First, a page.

While a driver’s license suspension and revocation of your driver’s license both mean the loss of your driving privileges, they aren’t the same thing. Illinois law 625 ILCS 5/1-204 defines the driver’s license suspension as
[t]he temporary withdrawal by formal action of the Secretary of a person’s license or privilege to operate a motor vehicle on the public highways, for a period specifically designated by the Secretary.”
What is a Driver’s License Suspension?
A driver’s license suspension is only temporary, and the Secretary of State will reinstate your driving privileges after the period your license is suspended ends without you having to do anything other than paying the required license reinstatement fee.
If your driver’s license is suspended, the suspension will remain in effect until both the time period of the summary suspension lapses and you pay the required license reinstatement fee. Illinois Courts have held that the summary suspension will remain in effect up until the required fee is paid, even if the time period of the summary driver’s license suspension has already lapsed. See generally People v. Martinez, 184 Ill. 2d 547, 552, 705 N.E.2d 65, 67 (1998).
This means, that if you are stopped while driving between the end of your summary driver’s license suspension period and your payment of the license reinstatement fee you could potentially be charged with driving on a suspended license even though the period of your summary suspension is over.
What is a Driver’s License Revocation?
Revocation in Illinois, on the other hand, is defined as
The termination by formal action of the Secretary of a person’s license or privilege to operate a motor vehicle on the public highways, which termination shall not be subject to renewal or restoration except that an application for a new license may be presented and acted upon by the Secretary after the expiration of at least one year after the date of revocation.”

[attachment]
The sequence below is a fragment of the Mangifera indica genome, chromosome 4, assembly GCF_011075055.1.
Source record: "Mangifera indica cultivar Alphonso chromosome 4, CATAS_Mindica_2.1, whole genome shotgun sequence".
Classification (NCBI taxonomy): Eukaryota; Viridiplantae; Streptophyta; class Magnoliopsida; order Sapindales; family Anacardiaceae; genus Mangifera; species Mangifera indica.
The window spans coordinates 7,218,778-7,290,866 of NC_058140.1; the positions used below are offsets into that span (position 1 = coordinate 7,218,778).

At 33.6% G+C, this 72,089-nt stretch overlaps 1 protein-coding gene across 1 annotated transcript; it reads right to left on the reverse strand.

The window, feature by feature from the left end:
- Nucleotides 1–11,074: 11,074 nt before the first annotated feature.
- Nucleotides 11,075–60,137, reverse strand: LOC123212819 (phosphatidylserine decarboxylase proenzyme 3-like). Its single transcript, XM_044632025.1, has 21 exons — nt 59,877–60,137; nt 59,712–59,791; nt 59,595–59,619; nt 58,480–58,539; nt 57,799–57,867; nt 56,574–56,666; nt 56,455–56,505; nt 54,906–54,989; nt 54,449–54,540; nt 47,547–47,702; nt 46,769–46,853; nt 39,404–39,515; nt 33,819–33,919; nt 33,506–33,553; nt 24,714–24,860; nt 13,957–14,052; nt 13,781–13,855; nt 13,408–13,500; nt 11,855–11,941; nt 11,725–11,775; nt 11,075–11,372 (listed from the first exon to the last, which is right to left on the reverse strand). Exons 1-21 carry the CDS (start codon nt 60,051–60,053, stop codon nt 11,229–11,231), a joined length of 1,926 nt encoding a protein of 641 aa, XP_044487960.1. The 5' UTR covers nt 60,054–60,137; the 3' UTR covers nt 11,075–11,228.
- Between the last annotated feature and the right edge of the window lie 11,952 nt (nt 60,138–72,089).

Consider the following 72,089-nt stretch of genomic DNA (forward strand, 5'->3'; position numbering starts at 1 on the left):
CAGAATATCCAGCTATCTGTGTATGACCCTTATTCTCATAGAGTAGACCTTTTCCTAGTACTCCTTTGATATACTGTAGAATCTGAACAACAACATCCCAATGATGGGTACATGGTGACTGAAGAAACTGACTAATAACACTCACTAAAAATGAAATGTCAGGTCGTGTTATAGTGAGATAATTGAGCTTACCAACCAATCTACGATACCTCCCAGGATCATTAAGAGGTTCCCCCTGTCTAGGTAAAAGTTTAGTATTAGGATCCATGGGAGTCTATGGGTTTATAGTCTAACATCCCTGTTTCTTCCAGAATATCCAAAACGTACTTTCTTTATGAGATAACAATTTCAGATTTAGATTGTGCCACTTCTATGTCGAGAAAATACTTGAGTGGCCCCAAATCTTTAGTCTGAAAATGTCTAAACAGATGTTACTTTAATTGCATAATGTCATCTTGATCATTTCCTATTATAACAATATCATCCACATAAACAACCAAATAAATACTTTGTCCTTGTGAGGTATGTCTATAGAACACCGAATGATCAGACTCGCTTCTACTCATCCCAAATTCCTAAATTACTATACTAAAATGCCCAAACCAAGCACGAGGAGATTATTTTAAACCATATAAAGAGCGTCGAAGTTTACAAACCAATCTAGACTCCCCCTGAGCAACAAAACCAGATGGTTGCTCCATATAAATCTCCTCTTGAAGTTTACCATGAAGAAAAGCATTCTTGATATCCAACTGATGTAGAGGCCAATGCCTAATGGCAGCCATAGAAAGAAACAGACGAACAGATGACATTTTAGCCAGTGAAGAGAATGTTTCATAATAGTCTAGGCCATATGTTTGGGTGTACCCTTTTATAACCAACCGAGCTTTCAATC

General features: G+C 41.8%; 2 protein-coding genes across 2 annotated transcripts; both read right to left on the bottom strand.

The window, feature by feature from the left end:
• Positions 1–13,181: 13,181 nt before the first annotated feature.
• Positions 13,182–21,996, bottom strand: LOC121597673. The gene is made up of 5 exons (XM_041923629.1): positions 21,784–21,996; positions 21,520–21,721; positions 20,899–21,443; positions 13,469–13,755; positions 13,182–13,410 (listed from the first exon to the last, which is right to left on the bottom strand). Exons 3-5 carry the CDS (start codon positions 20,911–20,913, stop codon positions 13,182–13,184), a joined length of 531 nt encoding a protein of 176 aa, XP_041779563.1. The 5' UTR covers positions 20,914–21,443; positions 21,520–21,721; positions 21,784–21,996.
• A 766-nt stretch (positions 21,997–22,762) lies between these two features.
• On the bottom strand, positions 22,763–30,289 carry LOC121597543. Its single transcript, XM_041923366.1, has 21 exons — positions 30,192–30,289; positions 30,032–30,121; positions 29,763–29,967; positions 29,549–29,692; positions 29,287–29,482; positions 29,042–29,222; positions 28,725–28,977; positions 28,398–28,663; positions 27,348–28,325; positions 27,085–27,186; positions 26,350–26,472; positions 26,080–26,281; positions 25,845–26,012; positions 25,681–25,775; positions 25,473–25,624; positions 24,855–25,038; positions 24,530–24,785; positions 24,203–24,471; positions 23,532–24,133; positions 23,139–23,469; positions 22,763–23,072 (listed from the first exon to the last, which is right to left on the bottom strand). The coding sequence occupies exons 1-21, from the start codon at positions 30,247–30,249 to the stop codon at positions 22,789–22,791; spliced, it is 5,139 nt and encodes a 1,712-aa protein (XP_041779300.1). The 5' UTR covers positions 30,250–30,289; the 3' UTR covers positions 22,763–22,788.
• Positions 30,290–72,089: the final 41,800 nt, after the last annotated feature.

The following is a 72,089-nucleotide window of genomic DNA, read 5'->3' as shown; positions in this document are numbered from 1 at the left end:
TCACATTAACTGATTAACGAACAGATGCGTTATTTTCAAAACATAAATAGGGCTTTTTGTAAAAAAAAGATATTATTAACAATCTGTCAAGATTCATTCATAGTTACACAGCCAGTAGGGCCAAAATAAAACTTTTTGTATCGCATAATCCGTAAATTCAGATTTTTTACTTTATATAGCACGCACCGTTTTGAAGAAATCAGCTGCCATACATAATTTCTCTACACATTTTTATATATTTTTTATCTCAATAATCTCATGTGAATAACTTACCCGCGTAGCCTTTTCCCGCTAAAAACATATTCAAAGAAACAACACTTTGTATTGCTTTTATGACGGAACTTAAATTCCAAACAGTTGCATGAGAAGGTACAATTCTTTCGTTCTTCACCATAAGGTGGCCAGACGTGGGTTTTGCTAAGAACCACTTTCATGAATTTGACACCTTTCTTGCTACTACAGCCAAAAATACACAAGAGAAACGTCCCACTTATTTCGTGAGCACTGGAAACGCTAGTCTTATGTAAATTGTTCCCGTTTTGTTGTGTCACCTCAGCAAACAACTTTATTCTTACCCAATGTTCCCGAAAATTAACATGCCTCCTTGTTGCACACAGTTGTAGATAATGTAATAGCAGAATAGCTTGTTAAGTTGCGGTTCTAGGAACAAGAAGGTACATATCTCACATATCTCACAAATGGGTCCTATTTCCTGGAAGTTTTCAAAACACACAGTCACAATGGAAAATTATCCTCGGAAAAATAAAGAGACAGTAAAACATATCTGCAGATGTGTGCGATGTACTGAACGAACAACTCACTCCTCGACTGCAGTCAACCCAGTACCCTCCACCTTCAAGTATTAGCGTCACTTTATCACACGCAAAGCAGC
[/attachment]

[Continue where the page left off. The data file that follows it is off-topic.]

If your driver’s license is revoked, you permanently lose your driving privileges and you must formally request that Secretary of State restore your driving privileges once your period of revocation is over. This process is not automatic nor is it guaranteed to be successful.
There is no automatic restoration of driving privileges after the expiration of the one year period provided for in section 6–208. A person who has had his driver’s license revoked must reapply, qualify for, and have issued to him, a new operator’s license before he is properly licensed to drive.”
Once your revocation period ends, you must file a formal hearing request with the Secretary of State and pay the filing fee. After submitting a request, the Secretary of State will provide you a formal hearing date. On that day, you will have to appear before a hearing officer who decides if your driving privileges will be restored.
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What you need to do to prepare for this hearing and the evidence you will need to provide during the hearing will be different depending on why your driving privileges were revoked. A formal hearing is a serious matter and if you are at the end of your revocation period and hoping to regain your driving privileges you should contact Schierer & Ritchie LLC. to help you to prepare for the formal hearing process and to give you the best possible chance of regaining your driving privileges.